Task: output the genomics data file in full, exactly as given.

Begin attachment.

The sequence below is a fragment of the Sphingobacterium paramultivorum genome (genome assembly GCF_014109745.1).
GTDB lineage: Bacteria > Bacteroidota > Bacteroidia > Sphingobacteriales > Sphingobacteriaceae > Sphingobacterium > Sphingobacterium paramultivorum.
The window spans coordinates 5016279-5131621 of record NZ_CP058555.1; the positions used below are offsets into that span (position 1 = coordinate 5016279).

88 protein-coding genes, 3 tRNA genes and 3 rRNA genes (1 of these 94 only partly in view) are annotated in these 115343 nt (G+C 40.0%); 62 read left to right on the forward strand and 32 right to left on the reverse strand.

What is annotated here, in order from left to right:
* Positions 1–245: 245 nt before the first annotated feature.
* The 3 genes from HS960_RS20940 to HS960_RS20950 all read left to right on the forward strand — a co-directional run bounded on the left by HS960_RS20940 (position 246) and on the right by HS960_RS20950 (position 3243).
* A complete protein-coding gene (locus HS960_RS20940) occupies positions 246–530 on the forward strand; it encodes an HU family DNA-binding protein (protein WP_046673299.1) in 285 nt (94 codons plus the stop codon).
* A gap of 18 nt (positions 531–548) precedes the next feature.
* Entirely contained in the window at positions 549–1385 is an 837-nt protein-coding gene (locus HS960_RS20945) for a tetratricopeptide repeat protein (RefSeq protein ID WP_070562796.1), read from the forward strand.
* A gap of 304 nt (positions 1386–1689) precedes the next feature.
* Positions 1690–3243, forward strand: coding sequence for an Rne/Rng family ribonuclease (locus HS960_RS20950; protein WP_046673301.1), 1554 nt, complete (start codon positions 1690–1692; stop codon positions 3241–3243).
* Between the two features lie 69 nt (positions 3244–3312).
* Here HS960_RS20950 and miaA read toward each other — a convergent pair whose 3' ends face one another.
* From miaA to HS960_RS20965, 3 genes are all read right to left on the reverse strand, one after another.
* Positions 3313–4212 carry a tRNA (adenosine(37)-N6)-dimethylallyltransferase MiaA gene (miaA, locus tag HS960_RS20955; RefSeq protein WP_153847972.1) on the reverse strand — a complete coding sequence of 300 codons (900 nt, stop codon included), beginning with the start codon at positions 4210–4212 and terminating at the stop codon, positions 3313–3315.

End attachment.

The sequence below is a fragment of the Sphingobacterium paramultivorum genome (genome assembly GCF_014109745.1).
GTDB lineage: Bacteria > Bacteroidota > Bacteroidia > Sphingobacteriales > Sphingobacteriaceae > Sphingobacterium > Sphingobacterium paramultivorum.
The window spans coordinates 5016279-5131621 of record NZ_CP058555.1; the positions used below are offsets into that span (position 1 = coordinate 5016279).

88 protein-coding genes, 3 tRNA genes and 3 rRNA genes (1 of these 94 only partly in view) are annotated in these 115343 nt (G+C 40.0%); 62 read left to right on the forward strand and 32 right to left on the reverse strand.

What is annotated here, in order from left to right:
* Positions 1–245: 245 nt before the first annotated feature.
* The 3 genes from HS960_RS20940 to HS960_RS20950 all read left to right on the forward strand — a co-directional run bounded on the left by HS960_RS20940 (position 246) and on the right by HS960_RS20950 (position 3243).
* A complete protein-coding gene (locus HS960_RS20940) occupies positions 246–530 on the forward strand; it encodes an HU family DNA-binding protein (protein WP_046673299.1) in 285 nt (94 codons plus the stop codon).
* A gap of 18 nt (positions 531–548) precedes the next feature.
* Entirely contained in the window at positions 549–1385 is an 837-nt protein-coding gene (locus HS960_RS20945) for a tetratricopeptide repeat protein (RefSeq protein ID WP_070562796.1), read from the forward strand.
* A gap of 304 nt (positions 1386–1689) precedes the next feature.
* Positions 1690–3243, forward strand: coding sequence for an Rne/Rng family ribonuclease (locus HS960_RS20950; protein WP_046673301.1), 1554 nt, complete (start codon positions 1690–1692; stop codon positions 3241–3243).
* Between the two features lie 69 nt (positions 3244–3312).
* Here HS960_RS20950 and miaA read toward each other — a convergent pair whose 3' ends face one another.
* From miaA to HS960_RS20965, 3 genes are all read right to left on the reverse strand, one after another.
* Positions 3313–4212 carry a tRNA (adenosine(37)-N6)-dimethylallyltransferase MiaA gene (miaA, locus tag HS960_RS20955; RefSeq protein WP_153847972.1) on the reverse strand — a complete coding sequence of 300 codons (900 nt, stop codon included), beginning with the start codon at positions 4210–4212 and terminating at the stop codon, positions 3313–3315.